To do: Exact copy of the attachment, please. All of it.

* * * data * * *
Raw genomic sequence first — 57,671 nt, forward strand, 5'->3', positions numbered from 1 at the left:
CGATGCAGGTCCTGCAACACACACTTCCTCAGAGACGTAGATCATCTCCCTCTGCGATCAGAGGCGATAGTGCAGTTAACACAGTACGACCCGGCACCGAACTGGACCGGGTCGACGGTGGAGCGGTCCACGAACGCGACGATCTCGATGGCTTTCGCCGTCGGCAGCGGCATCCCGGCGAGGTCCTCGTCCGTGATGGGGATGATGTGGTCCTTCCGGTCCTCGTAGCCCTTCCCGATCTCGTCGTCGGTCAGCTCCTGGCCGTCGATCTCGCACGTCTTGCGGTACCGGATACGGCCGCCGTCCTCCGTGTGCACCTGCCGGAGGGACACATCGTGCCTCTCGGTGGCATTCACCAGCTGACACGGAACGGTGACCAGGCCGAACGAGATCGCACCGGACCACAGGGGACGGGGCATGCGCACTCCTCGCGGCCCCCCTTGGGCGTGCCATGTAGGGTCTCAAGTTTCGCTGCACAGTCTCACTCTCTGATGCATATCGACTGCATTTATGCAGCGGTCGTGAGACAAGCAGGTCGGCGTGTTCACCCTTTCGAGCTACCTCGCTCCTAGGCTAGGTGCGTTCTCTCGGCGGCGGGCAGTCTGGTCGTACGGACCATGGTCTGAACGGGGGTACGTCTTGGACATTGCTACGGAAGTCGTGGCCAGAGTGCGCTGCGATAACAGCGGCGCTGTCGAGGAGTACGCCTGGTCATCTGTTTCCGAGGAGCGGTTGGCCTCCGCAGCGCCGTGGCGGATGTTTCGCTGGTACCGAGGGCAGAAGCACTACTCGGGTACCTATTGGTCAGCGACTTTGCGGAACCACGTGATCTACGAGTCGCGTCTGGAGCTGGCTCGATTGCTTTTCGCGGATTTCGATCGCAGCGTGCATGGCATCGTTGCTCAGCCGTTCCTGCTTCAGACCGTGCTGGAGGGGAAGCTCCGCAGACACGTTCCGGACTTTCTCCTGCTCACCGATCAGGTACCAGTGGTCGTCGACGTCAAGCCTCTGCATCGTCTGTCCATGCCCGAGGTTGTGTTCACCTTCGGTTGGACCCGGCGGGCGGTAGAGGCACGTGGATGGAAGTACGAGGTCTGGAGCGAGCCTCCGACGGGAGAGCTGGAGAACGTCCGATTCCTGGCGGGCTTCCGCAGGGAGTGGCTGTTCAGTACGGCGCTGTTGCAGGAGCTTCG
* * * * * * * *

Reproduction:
Raw genomic sequence first — 57,671 nt, forward strand, 5'->3', positions numbered from 1 at the left:
CGATGCAGGTCCTGCAACACACACTTCCTCAGAGACGTAGATCATCTCCCTCTGCGATCAGAGGCGATAGTGCAGTTAACACAGTACGACCCGGCACCGAACTGGACCGGGTCGACGGTGGAGCGGTCCACGAACGCGACGATCTCGATGGCTTTCGCCGTCGGCAGCGGCATCCCGGCGAGGTCCTCGTCCGTGATGGGGATGATGTGGTCCTTCCGGTCCTCGTAGCCCTTCCCGATCTCGTCGTCGGTCAGCTCCTGGCCGTCGATCTCGCACGTCTTGCGGTACCGGATACGGCCGCCGTCCTCCGTGTGCACCTGCCGGAGGGACACATCGTGCCTCTCGGTGGCATTCACCAGCTGACACGGAACGGTGACCAGGCCGAACGAGATCGCACCGGACCACAGGGGACGGGGCATGCGCACTCCTCGCGGCCCCCCTTGGGCGTGCCATGTAGGGTCTCAAGTTTCGCTGCACAGTCTCACTCTCTGATGCATATCGACTGCATTTATGCAGCGGTCGTGAGACAAGCAGGTCGGCGTGTTCACCCTTTCGAGCTACCTCGCTCCTAGGCTAGGTGCGTTCTCTCGGCGGCGGGCAGTCTGGTCGTACGGACCATGGTCTGAACGGGGGTACGTCTTGGACATTGCTACGGAAGTCGTGGCCAGAGTGCGCTGCGATAACAGCGGCGCTGTCGAGGAGTACGCCTGGTCATCTGTTTCCGAGGAGCGGTTGGCCTCCGCAGCGCCGTGGCGGATGTTTCGCTGGTACCGAGGGCAGAAGCACTACTCGGGTACCTATTGGTCAGCGACTTTGCGGAACCACGTGATCTACGAGTCGCGTCTGGAGCTGGCTCGATTGCTTTTCGCGGATTTCGATCGCAGCGTGCATGGCATCGTTGCTCAGCCGTTCCTGCTTCAGACCGTGCTGGAGGGGAAGCTCCGCAGACACGTTCCGGACTTTCTCCTGCTCACCGATCAGGTACCAGTGGTCGTCGACGTCAAGCCTCTGCATCGTCTGTCCATGCCCGAGGTTGTGTTCACCTTCGGTTGGACCCGGCGGGCGGTAGAGGCACGTGGATGGAAGTACGAGGTCTGGAGCGAGCCTCCGACGGGAGAGCTGGAGAACGTCCGATTCCTGGCGGGCTTCCGCAGGGAGTGGCTGTTCAGTACGGCGCTGTTGCAGGAGCTTCG